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Parks looking for squirrels and sheep

Parks Canada is trying to learn more about the distribution of bighorn sheep and golden-mantled ground squirrels in the mountain parks.

Parks Canada is trying to learn more about the distribution of bighorn sheep and golden-mantled ground squirrels in the mountain parks.

Wildlife officials in the Lake Louise, Yoho and Kootenay field unit of the mountain national parks are asking the public to report any sightings to help them fill in knowledge gaps.

“We’d like to fill in some gaps about the distribution of bighorn sheep and golden-mounted ground squirrels, ” said Alan Dibb, a wildlife biologist for Lake Louise, Yoho and Kootenay. “We’d appreciate reports. ”

In Kootenay National Park, Parks Canada does regular surveys on a well-known sheep population near Radium in the south end of the park, which is estimated to be in the range of 150 individuals.

In the north end, a small group is sometimes sighted along the highway at Vermilion Pass at the boundary with Banff National Park. Historic ranges east of the Kootenay River and south of the Simpson River appear to have been abandoned for reasons that are not well understood.

Beyond the Radium herd, information on bighorn sheep in that field unit is somewhat limited. Sheep are reported in the Lake Louise area, sometimes Castle Mountain and Saskatchewan River Crossing.

Occasionally, Dibb said, there’s been sheep sightings reported from the Siffleur and Dolomite drainages in the northern part of Banff. There are rarely sheep observations reported in Yoho National Park.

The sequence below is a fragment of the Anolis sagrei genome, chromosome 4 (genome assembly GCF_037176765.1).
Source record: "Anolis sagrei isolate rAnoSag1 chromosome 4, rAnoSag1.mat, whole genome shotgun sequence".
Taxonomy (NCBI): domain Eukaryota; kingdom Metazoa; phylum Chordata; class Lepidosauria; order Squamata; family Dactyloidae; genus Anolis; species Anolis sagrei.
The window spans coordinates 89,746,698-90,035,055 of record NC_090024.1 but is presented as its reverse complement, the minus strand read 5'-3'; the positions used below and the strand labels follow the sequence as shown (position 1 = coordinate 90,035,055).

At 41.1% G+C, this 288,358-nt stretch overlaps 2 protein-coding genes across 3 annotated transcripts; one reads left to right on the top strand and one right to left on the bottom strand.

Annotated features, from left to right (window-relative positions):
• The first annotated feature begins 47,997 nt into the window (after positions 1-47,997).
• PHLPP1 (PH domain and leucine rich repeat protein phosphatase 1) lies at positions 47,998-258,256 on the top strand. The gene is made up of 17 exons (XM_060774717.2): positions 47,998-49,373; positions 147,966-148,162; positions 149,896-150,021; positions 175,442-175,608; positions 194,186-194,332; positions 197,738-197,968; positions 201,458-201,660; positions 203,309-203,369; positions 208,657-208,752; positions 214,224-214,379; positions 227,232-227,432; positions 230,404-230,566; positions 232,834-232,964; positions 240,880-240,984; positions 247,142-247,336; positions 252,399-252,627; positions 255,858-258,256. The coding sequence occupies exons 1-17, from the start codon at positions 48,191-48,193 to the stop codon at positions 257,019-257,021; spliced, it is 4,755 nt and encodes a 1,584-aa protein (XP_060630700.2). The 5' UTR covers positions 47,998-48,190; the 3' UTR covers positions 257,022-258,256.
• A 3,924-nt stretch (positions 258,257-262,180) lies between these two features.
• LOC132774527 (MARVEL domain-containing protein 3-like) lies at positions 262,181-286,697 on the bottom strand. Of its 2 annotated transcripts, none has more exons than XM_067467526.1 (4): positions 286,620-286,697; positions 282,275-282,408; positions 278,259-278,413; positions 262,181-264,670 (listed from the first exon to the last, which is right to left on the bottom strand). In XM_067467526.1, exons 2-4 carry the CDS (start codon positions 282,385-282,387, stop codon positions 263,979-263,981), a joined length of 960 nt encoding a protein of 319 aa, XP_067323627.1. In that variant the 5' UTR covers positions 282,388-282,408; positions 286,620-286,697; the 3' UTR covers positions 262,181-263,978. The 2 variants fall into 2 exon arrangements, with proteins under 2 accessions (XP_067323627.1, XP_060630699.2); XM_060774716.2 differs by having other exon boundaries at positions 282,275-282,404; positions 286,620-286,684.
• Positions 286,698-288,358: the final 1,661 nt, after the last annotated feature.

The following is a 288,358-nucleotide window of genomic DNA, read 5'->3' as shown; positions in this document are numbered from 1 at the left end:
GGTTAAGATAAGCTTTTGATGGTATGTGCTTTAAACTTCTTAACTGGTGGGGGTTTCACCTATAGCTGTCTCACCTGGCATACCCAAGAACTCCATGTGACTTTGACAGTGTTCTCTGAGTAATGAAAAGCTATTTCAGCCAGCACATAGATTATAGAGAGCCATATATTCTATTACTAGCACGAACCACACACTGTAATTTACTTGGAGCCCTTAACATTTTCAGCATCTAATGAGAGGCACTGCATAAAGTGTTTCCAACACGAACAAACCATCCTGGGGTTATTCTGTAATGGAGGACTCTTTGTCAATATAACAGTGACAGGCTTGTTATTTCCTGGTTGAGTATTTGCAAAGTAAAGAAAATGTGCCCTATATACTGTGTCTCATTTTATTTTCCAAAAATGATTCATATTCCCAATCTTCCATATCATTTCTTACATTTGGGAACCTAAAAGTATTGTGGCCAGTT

“We’re very interested in places that people may see sheep at locations other than those locations where they’re commonly seen, ” said Dibb.

For golden-mantled ground squirrels, there are two main knowledge gaps: general distribution of the species and when the little critters enter and come out of their winter burrows.

The golden-mantled ground squirrel is also often mistaken for a chipmunk, but it’s bigger with black and white body stripes that don’t extend onto its face.

Dibb said information on distribution could be useful in timing project work that might affect squirrels in their burrows.

“They really are a common species, and we do have a fairly good handle on them in some of the more common areas. We know some sub alpine areas and trails in park are quite heavily populated with squirrels, ” he said.

“We mostly want to hear from people getting into unusual places, going off trails or infrequently used trails. We’re interested in some of those off the beaten track areas. ”

While ground squirrels have already emerged from the burrows this spring, Dibb said he is interested in hearing the dates at which people continue to see golden-mantled ground squirrels into the fall.

“We have very few records of them, for example, after the middle of September and into October, ” he said.

Anyone with information can contact Dibb at [email protected].

Rocky Mountain Outlook

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